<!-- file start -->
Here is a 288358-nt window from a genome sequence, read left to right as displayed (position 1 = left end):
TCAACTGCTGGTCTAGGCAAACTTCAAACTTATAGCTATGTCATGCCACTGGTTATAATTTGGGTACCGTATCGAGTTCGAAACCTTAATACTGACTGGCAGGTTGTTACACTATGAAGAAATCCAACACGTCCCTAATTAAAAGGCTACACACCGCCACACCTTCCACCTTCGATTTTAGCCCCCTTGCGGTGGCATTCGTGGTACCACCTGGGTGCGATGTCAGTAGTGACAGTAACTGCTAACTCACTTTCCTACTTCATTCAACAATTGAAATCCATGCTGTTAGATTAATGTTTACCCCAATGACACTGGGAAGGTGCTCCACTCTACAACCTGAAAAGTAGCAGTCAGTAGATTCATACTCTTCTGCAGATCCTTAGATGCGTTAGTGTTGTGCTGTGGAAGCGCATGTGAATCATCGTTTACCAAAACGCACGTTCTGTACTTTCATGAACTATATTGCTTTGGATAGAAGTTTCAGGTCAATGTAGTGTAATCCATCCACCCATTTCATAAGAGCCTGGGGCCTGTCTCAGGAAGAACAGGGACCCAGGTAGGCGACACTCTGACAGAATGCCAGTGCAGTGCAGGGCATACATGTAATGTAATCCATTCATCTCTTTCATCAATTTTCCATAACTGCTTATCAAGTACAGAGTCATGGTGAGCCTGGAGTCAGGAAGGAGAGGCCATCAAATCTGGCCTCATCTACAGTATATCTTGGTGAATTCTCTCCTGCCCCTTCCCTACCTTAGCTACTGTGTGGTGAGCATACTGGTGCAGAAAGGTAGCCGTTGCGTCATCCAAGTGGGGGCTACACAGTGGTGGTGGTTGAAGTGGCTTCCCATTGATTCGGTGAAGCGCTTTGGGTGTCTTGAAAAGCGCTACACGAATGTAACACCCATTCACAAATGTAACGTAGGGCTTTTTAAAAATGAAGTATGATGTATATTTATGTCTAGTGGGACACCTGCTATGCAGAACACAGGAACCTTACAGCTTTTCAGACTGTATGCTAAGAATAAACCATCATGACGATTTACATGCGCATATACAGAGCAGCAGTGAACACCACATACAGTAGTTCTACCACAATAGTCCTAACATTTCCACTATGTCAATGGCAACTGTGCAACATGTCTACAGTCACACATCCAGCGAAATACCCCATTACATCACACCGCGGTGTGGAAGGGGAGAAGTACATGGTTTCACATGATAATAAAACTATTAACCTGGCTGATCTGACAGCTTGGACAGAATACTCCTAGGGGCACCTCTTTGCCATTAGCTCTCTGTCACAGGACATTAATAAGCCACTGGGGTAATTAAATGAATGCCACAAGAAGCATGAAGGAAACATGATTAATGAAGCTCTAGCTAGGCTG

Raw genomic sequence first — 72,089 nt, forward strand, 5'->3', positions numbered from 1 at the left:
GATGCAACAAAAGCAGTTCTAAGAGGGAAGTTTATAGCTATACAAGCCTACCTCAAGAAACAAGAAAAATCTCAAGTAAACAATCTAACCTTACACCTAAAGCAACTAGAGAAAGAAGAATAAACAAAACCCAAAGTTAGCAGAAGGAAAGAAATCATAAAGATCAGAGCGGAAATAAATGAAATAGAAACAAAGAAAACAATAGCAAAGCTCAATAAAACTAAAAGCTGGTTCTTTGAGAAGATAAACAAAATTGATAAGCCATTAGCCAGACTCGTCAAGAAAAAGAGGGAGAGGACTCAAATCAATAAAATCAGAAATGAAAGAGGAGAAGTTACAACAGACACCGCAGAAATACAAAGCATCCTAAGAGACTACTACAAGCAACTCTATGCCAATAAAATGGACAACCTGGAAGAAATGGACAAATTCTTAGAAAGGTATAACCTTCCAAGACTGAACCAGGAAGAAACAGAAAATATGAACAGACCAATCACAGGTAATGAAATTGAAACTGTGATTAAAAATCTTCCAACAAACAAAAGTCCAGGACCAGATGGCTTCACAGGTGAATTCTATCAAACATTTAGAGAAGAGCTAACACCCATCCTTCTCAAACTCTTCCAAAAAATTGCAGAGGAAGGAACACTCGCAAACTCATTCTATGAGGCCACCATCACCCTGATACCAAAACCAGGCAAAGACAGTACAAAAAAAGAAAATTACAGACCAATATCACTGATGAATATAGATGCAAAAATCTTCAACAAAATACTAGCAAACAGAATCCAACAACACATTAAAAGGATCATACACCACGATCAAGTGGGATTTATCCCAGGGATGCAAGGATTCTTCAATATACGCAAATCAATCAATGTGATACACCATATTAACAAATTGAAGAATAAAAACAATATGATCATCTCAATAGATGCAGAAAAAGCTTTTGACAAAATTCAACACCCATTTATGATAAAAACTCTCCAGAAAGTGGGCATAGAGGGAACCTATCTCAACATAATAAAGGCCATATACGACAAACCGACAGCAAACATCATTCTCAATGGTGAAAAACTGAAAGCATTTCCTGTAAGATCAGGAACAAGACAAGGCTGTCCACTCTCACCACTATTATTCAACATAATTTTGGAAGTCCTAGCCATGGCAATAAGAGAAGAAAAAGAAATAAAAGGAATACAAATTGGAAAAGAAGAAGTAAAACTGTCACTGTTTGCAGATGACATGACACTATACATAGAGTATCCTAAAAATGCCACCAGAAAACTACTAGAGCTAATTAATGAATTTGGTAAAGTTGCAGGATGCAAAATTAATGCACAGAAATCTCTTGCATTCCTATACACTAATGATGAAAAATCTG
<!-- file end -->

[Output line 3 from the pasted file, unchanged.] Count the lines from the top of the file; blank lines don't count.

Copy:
Raw genomic sequence first — 72,089 nt, forward strand, 5'->3', positions numbered from 1 at the left: